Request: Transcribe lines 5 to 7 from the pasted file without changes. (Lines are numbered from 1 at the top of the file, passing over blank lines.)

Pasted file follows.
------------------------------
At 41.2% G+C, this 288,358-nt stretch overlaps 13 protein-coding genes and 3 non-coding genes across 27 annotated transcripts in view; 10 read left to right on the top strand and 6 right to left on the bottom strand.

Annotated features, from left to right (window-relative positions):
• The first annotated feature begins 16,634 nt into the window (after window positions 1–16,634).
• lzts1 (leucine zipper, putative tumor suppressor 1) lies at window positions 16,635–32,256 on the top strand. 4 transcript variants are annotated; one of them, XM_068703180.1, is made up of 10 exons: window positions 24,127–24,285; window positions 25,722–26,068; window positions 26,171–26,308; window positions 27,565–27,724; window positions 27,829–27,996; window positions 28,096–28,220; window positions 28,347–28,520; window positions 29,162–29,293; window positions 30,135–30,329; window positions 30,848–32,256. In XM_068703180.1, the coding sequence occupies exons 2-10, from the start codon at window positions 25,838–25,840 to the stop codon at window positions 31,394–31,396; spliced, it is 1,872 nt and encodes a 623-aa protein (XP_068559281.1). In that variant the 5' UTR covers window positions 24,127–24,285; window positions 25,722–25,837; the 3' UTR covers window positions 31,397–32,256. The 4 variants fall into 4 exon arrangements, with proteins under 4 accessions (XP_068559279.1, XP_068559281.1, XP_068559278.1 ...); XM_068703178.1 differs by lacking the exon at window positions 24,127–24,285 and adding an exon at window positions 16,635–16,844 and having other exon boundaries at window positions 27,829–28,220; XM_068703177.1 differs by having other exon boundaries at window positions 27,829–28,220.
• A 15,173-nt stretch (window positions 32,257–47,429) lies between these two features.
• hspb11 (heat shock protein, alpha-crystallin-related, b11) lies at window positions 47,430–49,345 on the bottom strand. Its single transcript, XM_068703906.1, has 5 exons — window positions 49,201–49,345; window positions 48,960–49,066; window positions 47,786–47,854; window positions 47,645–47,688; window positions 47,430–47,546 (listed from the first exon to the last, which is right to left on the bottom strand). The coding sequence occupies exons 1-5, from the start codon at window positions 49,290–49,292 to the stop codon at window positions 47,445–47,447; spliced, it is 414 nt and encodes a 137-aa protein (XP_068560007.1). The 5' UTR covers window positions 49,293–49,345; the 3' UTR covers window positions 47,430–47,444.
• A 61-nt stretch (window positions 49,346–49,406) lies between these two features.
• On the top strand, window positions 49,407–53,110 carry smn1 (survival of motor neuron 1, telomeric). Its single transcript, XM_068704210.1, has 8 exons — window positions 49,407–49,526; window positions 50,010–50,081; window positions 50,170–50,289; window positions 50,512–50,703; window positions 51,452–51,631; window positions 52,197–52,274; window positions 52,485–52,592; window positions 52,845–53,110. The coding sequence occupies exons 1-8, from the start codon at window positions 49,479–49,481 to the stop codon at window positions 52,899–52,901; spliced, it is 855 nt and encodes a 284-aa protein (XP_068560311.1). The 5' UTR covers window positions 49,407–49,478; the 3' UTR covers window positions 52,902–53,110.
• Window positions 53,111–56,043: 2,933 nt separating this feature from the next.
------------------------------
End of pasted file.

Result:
• A 15,173-nt stretch (window positions 32,257–47,429) lies between these two features.
• hspb11 (heat shock protein, alpha-crystallin-related, b11) lies at window positions 47,430–49,345 on the bottom strand. Its single transcript, XM_068703906.1, has 5 exons — window positions 49,201–49,345; window positions 48,960–49,066; window positions 47,786–47,854; window positions 47,645–47,688; window positions 47,430–47,546 (listed from the first exon to the last, which is right to left on the bottom strand). The coding sequence occupies exons 1-5, from the start codon at window positions 49,290–49,292 to the stop codon at window positions 47,445–47,447; spliced, it is 414 nt and encodes a 137-aa protein (XP_068560007.1). The 5' UTR covers window positions 49,293–49,345; the 3' UTR covers window positions 47,430–47,444.
• A 61-nt stretch (window positions 49,346–49,406) lies between these two features.